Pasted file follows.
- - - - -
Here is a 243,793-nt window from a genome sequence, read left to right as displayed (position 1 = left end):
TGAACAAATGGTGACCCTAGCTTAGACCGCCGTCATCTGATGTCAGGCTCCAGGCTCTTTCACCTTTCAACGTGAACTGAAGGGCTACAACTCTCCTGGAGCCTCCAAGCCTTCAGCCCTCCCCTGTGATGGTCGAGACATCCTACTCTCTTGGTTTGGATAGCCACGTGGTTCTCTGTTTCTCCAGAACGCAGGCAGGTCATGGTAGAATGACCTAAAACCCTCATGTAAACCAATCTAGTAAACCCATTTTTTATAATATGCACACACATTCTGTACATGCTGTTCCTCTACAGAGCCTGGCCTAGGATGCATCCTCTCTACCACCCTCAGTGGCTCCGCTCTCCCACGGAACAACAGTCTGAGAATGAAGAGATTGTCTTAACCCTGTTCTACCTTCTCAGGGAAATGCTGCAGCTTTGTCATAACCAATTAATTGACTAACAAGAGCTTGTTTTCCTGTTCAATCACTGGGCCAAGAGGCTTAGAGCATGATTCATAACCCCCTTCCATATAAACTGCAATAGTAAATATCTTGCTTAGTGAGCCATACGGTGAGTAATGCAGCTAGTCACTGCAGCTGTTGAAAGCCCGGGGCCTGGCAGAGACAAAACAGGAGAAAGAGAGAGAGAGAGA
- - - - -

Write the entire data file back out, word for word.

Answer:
Here is a 243,793-nt window from a genome sequence, read left to right as displayed (position 1 = left end):
TGAACAAATGGTGACCCTAGCTTAGACCGCCGTCATCTGATGTCAGGCTCCAGGCTCTTTCACCTTTCAACGTGAACTGAAGGGCTACAACTCTCCTGGAGCCTCCAAGCCTTCAGCCCTCCCCTGTGATGGTCGAGACATCCTACTCTCTTGGTTTGGATAGCCACGTGGTTCTCTGTTTCTCCAGAACGCAGGCAGGTCATGGTAGAATGACCTAAAACCCTCATGTAAACCAATCTAGTAAACCCATTTTTTATAATATGCACACACATTCTGTACATGCTGTTCCTCTACAGAGCCTGGCCTAGGATGCATCCTCTCTACCACCCTCAGTGGCTCCGCTCTCCCACGGAACAACAGTCTGAGAATGAAGAGATTGTCTTAACCCTGTTCTACCTTCTCAGGGAAATGCTGCAGCTTTGTCATAACCAATTAATTGACTAACAAGAGCTTGTTTTCCTGTTCAATCACTGGGCCAAGAGGCTTAGAGCATGATTCATAACCCCCTTCCATATAAACTGCAATAGTAAATATCTTGCTTAGTGAGCCATACGGTGAGTAATGCAGCTAGTCACTGCAGCTGTTGAAAGCCCGGGGCCTGGCAGAGACAAAACAGGAGAAAGAGAGAGAGAGAGA